What about infection? Not to worry. Each botfly maggot secretes an antibiotic into its hiding place to prevent other microscopic organisms from ruining dinner. They carry their own antiseptic, but no pain killer or tranquilizer.
I find out that there was no way my fat hairy grub was going to squeeze through that tiny breathing hole. The larva has two anal hooks that hold it securely in position. If it is pulled on, the hooks sink deeper into the flesh as its survival instinct kicks in.
In the campo’(countryside) where the torsalo’(botfly) still flourishes, there are several recommended ways of extracting them. The meat treatment involves placing a thick slab of raw meat over the hole, effectively cutting off the air from the breathing spiracle and causing the larva to vacate its den and burrow up through the meat in search of air. I can’t see strapping a piece of raw beef to my leg in the general course of my day, so I choose the less primitive form of this cure, using Vaseline as an alternative. It seems my little fella knows how to hold his breath. Another failure.
Another week passes. I am meeting my daughter in Martha’s Vineyard for a vacation. She’ll know what to do. She’s lived in the Costa Rican rainforest for several years. Though the feeding is becoming more intense, like getting a mini tattoo from the inside, I decide I can wait a little longer.
Nicole knows another method of extraction also learned from the caretaker. This time I stand up. She lights a long sturdy kitchen match, throws it into a narrow glass and suctions it quickly onto my leg. The oxygen-eating flame is supposed to form a vacuum in the glass causing the maggot to pop right out. But again no luck This guy hangs tough.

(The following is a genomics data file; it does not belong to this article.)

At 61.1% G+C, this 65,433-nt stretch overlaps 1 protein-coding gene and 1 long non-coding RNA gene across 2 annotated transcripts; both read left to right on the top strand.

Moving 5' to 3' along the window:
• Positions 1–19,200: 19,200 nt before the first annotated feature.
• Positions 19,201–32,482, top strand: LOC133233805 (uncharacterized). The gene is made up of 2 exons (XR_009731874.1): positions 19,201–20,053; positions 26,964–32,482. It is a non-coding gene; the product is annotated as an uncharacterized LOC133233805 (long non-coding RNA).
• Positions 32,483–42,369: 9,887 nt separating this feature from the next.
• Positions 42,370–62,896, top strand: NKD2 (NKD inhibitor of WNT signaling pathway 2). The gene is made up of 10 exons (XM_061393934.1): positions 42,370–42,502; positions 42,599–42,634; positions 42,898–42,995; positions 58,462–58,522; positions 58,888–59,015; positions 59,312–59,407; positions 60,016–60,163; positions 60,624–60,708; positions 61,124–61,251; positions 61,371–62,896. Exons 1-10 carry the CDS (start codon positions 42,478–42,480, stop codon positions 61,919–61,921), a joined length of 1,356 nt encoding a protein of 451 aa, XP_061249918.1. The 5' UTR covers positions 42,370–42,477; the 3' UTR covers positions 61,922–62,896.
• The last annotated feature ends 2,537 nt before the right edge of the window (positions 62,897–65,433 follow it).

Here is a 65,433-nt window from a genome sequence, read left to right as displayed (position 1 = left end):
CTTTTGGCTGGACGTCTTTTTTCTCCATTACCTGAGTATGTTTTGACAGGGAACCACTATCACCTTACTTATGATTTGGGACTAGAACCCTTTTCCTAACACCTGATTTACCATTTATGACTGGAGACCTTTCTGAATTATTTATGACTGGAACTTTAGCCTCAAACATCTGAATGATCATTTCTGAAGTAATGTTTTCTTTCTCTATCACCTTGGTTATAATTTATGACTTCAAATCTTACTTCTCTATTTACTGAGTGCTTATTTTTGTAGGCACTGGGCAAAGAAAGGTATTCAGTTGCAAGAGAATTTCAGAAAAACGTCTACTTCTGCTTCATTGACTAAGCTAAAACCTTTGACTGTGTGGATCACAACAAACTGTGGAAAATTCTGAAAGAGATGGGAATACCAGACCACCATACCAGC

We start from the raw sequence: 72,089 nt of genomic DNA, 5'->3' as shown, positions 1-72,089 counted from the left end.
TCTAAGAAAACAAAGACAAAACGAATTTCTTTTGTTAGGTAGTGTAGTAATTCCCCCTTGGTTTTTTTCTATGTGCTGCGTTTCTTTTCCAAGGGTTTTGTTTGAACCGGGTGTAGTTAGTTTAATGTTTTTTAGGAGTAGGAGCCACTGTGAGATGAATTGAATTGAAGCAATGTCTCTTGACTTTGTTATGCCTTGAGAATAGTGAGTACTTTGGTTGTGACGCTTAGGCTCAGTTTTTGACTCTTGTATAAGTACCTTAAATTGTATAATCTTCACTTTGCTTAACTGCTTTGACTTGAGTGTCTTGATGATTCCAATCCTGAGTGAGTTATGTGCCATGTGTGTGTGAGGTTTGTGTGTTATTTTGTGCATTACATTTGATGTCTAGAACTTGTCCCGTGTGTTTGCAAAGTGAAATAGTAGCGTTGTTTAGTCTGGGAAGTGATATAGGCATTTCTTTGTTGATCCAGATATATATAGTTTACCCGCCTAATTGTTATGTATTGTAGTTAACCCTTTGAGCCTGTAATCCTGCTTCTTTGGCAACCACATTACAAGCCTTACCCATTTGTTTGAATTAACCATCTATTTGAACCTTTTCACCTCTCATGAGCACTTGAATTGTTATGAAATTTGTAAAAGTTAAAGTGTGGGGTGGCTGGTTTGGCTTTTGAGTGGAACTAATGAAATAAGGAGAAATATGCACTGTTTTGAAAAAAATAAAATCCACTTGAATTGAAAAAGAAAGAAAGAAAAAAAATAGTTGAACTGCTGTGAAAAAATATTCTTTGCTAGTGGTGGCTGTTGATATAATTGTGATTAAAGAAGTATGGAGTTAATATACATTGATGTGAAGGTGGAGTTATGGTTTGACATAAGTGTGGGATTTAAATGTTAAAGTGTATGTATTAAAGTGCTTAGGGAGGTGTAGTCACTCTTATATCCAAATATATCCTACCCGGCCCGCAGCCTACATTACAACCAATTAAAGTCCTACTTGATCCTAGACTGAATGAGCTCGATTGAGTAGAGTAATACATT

I’m finally getting used to my little hanger-on. I name it George, in honor of our old wormy president; digging in his hooks when things get hard, thwarting all efforts of removal. Now that the horror has worn off I find diversion from my revulsion by creeping out my friends and family. The farther north I go the more freaked out people are about my freeloader.
“Wanna see my new pet?”
“I don’t see anything.”
“Look. See George peek out and wag hello?”
“Oh shit! That’s disgusting.”
They can’t understand why I haven’t been to a doctor.
The scalpel is my last resort. Not only is it the most invasive method, it’ll be hard to find a doctor who will take me seriously and know what to do. I return to Florida and contact my old friend from Infectious Diseases, Dr. Vega. She cut out a deep staph infection contracted on my last excursion to the tropics. She’ll know what to do. But because of the extra-specialized division of labor in our medical system, she sends me to a surgeon.
I explain the situation and after a cursory exam George fails to make an
appearance. With some skepticism the doctor shrugs, “Okay let’s do an exploratory.”
I lie on the examination table while the nurse swabs me down. “This is a new one for me,” she says. The doctor, still not having seen the parasite, numbs the area and slices across its center. The nurse’s face juts closer and with a quick intake of breath, I hear, “Jesus!”
The doctor thrusts his fingers into the opening and pulls out the plump, hairy, squirming grub. “Got the little fucker!” rolls off his tongue. I turn to his sheepish smile.
“Oops. Sorry.” he says, “but I’ve never seen anything like this before. This’ll liven up my
dinner party talk for weeks to come.”
I laugh, “You didn’t believe me, did you?”
He shrugs with a side-mouthed grin. George is still alive and not happy. His fat body–about the size of the tip of my finger–curls and uncurls, hair bristling. The nurse prepares him for the lab smiling, “This is the most interesting day I’ve had here in the last three years. All we usually see are those boring heart surgeries.”